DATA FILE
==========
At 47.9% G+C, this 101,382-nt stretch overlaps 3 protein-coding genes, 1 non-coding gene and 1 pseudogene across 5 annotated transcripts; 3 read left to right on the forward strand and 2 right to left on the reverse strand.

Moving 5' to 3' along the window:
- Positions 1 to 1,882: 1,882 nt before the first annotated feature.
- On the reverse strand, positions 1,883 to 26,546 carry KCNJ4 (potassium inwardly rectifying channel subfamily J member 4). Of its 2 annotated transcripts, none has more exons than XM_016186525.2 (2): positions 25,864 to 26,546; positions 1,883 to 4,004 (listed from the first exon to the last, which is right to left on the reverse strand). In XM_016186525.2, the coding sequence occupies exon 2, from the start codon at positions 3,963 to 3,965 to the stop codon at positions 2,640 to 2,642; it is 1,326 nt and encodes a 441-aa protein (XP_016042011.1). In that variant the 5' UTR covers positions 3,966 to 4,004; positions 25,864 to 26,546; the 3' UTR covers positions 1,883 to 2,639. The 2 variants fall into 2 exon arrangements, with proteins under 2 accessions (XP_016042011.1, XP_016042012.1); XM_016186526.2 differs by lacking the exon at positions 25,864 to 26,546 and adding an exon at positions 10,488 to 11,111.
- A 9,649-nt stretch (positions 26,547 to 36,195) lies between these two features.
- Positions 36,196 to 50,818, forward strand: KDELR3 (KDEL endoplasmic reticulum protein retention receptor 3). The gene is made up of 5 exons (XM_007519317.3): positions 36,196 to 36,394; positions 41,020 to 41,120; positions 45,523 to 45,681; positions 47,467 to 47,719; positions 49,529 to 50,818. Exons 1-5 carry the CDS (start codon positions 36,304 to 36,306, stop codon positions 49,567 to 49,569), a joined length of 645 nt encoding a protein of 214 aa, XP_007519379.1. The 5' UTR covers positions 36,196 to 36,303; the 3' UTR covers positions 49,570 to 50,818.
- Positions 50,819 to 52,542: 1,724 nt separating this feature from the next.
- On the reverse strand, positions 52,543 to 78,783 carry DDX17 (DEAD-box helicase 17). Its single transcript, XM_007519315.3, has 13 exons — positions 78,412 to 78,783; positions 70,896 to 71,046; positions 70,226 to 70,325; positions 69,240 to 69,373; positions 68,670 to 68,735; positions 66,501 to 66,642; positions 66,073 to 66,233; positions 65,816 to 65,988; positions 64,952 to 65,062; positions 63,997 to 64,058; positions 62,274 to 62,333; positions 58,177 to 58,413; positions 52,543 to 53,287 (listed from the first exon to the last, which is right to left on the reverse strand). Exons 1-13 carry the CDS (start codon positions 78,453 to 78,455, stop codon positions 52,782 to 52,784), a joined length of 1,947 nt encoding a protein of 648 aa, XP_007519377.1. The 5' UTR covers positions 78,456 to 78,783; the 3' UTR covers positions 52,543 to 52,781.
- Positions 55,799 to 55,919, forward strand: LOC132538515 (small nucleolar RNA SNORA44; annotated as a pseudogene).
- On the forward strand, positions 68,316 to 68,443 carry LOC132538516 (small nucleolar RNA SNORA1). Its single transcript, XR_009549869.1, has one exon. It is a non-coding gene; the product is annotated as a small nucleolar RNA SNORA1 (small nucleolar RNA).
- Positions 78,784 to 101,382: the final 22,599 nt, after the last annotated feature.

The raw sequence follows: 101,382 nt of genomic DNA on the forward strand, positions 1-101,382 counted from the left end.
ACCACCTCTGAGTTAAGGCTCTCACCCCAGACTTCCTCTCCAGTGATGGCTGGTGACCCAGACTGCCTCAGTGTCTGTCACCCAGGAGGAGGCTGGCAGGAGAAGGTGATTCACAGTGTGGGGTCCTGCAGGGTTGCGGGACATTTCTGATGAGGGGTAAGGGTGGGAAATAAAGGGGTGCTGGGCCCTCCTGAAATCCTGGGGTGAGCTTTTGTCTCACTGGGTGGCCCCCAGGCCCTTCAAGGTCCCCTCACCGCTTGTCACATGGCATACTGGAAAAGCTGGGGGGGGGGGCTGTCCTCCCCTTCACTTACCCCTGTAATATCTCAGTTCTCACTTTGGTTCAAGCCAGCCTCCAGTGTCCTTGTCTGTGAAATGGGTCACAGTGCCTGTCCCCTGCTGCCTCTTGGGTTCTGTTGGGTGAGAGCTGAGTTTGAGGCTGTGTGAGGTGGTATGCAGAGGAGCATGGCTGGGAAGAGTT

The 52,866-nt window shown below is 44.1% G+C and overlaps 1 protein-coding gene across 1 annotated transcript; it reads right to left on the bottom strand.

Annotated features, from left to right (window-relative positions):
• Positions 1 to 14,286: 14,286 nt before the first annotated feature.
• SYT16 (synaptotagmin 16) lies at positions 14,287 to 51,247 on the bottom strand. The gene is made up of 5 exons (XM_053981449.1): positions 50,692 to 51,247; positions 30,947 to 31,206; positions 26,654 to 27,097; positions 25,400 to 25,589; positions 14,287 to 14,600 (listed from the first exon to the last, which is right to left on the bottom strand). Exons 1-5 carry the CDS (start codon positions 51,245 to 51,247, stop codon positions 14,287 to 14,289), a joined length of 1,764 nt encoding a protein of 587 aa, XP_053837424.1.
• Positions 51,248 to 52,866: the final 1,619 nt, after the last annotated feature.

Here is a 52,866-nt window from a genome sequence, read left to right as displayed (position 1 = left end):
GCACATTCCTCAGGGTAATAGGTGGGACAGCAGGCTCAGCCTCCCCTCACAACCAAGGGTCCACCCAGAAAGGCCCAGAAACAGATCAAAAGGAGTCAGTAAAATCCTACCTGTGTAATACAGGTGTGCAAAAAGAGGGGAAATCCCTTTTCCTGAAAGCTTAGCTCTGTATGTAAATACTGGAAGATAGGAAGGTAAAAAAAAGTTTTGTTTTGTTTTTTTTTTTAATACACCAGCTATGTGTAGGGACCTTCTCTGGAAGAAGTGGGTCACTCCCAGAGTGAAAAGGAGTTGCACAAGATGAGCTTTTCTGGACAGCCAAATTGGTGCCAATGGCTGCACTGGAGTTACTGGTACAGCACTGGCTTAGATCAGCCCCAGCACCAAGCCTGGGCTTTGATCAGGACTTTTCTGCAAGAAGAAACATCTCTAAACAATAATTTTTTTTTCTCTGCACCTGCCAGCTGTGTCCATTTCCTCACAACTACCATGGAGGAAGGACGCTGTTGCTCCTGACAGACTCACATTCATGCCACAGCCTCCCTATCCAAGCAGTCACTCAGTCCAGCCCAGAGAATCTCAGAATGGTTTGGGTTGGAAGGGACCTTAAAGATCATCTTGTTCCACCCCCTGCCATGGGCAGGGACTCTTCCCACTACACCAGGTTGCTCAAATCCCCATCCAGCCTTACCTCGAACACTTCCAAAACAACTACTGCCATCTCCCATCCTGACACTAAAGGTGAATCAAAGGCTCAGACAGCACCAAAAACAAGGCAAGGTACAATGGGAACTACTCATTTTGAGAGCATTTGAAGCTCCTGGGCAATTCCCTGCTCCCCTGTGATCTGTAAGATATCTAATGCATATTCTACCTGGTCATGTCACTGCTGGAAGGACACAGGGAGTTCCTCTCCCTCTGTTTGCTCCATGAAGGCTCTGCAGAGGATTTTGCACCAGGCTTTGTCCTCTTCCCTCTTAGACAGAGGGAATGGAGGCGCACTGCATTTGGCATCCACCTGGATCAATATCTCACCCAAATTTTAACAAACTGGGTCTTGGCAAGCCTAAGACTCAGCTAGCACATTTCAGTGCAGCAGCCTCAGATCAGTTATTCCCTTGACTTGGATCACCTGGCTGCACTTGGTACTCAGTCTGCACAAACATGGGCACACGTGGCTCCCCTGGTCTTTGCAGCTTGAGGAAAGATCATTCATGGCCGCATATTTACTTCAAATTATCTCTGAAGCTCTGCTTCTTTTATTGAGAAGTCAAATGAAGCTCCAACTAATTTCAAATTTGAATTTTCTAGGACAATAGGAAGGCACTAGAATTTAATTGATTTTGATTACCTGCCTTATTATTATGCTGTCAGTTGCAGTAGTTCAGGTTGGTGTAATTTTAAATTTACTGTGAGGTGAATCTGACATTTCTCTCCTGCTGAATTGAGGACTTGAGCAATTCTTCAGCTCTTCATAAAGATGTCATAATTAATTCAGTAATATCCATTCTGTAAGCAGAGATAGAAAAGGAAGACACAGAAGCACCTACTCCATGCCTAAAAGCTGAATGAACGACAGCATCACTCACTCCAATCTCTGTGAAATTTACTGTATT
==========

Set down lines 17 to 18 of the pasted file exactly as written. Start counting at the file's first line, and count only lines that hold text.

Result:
• SYT16 (synaptotagmin 16) lies at positions 14,287 to 51,247 on the bottom strand. The gene is made up of 5 exons (XM_053981449.1): positions 50,692 to 51,247; positions 30,947 to 31,206; positions 26,654 to 27,097; positions 25,400 to 25,589; positions 14,287 to 14,600 (listed from the first exon to the last, which is right to left on the bottom strand). Exons 1-5 carry the CDS (start codon positions 51,245 to 51,247, stop codon positions 14,287 to 14,289), a joined length of 1,764 nt encoding a protein of 587 aa, XP_053837424.1.
• Positions 51,248 to 52,866: the final 1,619 nt, after the last annotated feature.